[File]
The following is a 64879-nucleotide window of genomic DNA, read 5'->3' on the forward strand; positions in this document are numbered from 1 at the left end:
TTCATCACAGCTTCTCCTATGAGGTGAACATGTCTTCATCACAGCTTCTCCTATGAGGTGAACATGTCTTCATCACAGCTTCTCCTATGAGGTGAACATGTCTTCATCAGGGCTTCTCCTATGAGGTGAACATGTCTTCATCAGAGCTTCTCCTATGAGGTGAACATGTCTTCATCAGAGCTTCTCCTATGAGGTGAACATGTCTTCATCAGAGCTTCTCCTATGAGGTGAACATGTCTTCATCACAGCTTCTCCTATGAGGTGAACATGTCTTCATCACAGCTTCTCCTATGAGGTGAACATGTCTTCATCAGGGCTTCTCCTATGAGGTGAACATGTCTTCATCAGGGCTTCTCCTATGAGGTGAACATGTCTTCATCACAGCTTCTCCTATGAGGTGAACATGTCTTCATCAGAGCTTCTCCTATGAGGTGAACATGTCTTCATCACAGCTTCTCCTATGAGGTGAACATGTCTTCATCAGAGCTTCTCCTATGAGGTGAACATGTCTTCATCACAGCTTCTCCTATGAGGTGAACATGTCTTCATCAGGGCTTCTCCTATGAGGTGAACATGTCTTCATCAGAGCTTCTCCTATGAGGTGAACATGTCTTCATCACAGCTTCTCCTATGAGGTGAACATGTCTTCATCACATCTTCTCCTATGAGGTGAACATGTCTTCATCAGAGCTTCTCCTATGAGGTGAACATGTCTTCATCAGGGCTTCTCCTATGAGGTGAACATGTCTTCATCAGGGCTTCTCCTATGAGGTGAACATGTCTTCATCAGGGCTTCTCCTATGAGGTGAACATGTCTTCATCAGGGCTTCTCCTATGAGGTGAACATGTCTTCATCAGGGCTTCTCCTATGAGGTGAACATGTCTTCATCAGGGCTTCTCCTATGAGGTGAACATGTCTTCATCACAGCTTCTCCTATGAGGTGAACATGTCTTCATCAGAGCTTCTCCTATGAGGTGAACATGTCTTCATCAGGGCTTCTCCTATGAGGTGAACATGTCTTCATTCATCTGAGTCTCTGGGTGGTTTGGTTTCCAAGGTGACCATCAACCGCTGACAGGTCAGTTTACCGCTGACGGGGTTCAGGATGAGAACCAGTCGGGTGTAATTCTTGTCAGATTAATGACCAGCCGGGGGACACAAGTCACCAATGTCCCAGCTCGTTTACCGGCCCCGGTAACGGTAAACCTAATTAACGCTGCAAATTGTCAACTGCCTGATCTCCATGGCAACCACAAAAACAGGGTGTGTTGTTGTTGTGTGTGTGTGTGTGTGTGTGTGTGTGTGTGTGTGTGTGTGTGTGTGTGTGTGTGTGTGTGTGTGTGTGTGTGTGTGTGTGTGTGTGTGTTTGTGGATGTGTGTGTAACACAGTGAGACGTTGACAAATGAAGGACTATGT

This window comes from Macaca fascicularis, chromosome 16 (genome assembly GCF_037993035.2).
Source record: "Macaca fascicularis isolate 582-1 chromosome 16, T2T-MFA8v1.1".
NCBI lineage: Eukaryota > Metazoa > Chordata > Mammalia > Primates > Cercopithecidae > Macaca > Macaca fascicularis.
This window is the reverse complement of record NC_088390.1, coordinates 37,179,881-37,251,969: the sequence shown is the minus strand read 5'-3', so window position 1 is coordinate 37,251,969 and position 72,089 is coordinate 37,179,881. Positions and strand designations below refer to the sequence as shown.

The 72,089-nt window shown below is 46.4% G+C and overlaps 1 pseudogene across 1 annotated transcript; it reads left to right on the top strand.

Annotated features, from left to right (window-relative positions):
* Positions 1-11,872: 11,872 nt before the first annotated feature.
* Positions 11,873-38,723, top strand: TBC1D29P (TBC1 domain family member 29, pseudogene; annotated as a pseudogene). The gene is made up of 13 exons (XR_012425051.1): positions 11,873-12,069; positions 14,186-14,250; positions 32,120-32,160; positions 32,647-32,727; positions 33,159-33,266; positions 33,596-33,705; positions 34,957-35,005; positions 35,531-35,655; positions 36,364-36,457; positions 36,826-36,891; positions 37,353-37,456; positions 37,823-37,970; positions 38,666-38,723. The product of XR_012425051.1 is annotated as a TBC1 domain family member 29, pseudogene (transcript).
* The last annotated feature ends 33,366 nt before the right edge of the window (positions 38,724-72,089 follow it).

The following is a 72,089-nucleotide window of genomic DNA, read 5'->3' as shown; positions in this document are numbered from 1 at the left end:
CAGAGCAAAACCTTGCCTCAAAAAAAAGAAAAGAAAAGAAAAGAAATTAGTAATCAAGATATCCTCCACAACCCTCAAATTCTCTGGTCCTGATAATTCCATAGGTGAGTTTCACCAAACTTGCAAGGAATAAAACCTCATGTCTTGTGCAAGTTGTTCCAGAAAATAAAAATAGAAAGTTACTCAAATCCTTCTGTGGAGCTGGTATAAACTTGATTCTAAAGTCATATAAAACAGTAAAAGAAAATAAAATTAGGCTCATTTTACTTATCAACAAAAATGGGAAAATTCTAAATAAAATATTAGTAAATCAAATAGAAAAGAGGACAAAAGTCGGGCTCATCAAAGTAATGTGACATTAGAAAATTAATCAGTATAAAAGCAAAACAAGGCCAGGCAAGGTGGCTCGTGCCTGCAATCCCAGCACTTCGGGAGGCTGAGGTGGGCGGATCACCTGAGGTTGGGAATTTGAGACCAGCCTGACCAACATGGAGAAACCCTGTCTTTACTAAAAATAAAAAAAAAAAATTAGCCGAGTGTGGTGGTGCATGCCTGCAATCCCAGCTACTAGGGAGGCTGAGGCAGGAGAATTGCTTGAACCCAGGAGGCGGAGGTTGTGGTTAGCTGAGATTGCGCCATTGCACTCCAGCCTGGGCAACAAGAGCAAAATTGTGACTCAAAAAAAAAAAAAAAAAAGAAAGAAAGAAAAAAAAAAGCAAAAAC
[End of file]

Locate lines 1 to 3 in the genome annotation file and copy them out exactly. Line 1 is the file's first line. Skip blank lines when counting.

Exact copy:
The following is a 64879-nucleotide window of genomic DNA, read 5'->3' on the forward strand; positions in this document are numbered from 1 at the left end:
TTCATCACAGCTTCTCCTATGAGGTGAACATGTCTTCATCACAGCTTCTCCTATGAGGTGAACATGTCTTCATCACAGCTTCTCCTATGAGGTGAACATGTCTTCATCAGGGCTTCTCCTATGAGGTGAACATGTCTTCATCAGAGCTTCTCCTATGAGGTGAACATGTCTTCATCAGAGCTTCTCCTATGAGGTGAACATGTCTTCATCAGAGCTTCTCCTATGAGGTGAACATGTCTTCATCACAGCTTCTCCTATGAGGTGAACATGTCTTCATCACAGCTTCTCCTATGAGGTGAACATGTCTTCATCAGGGCTTCTCCTATGAGGTGAACATGTCTTCATCAGGGCTTCTCCTATGAGGTGAACATGTCTTCATCACAGCTTCTCCTATGAGGTGAACATGTCTTCATCAGAGCTTCTCCTATGAGGTGAACATGTCTTCATCACAGCTTCTCCTATGAGGTGAACATGTCTTCATCAGAGCTTCTCCTATGAGGTGAACATGTCTTCATCACAGCTTCTCCTATGAGGTGAACATGTCTTCATCAGGGCTTCTCCTATGAGGTGAACATGTCTTCATCAGAGCTTCTCCTATGAGGTGAACATGTCTTCATCACAGCTTCTCCTATGAGGTGAACATGTCTTCATCACATCTTCTCCTATGAGGTGAACATGTCTTCATCAGAGCTTCTCCTATGAGGTGAACATGTCTTCATCAGGGCTTCTCCTATGAGGTGAACATGTCTTCATCAGGGCTTCTCCTATGAGGTGAACATGTCTTCATCAGGGCTTCTCCTATGAGGTGAACATGTCTTCATCAGGGCTTCTCCTATGAGGTGAACATGTCTTCATCAGGGCTTCTCCTATGAGGTGAACATGTCTTCATCAGGGCTTCTCCTATGAGGTGAACATGTCTTCATCACAGCTTCTCCTATGAGGTGAACATGTCTTCATCAGAGCTTCTCCTATGAGGTGAACATGTCTTCATCAGGGCTTCTCCTATGAGGTGAACATGTCTTCATTCATCTGAGTCTCTGGGTGGTTTGGTTTCCAAGGTGACCATCAACCGCTGACAGGTCAGTTTACCGCTGACGGGGTTCAGGATGAGAACCAGTCGGGTGTAATTCTTGTCAGATTAATGACCAGCCGGGGGACACAAGTCACCAATGTCCCAGCTCGTTTACCGGCCCCGGTAACGGTAAACCTAATTAACGCTGCAAATTGTCAACTGCCTGATCTCCATGGCAACCACAAAAACAGGGTGTGTTGTTGTTGTGTGTGTGTGTGTGTGTGTGTGTGTGTGTGTGTGTGTGTGTGTGTGTGTGTGTGTGTGTGTGTGTGTGTGTGTGTGTGTGTGTGTGTGTTTGTGGATGTGTGTGTAACACAGTGAGACGTTGACAAATGAAGGACTATGT

This window comes from Macaca fascicularis, chromosome 16 (genome assembly GCF_037993035.2).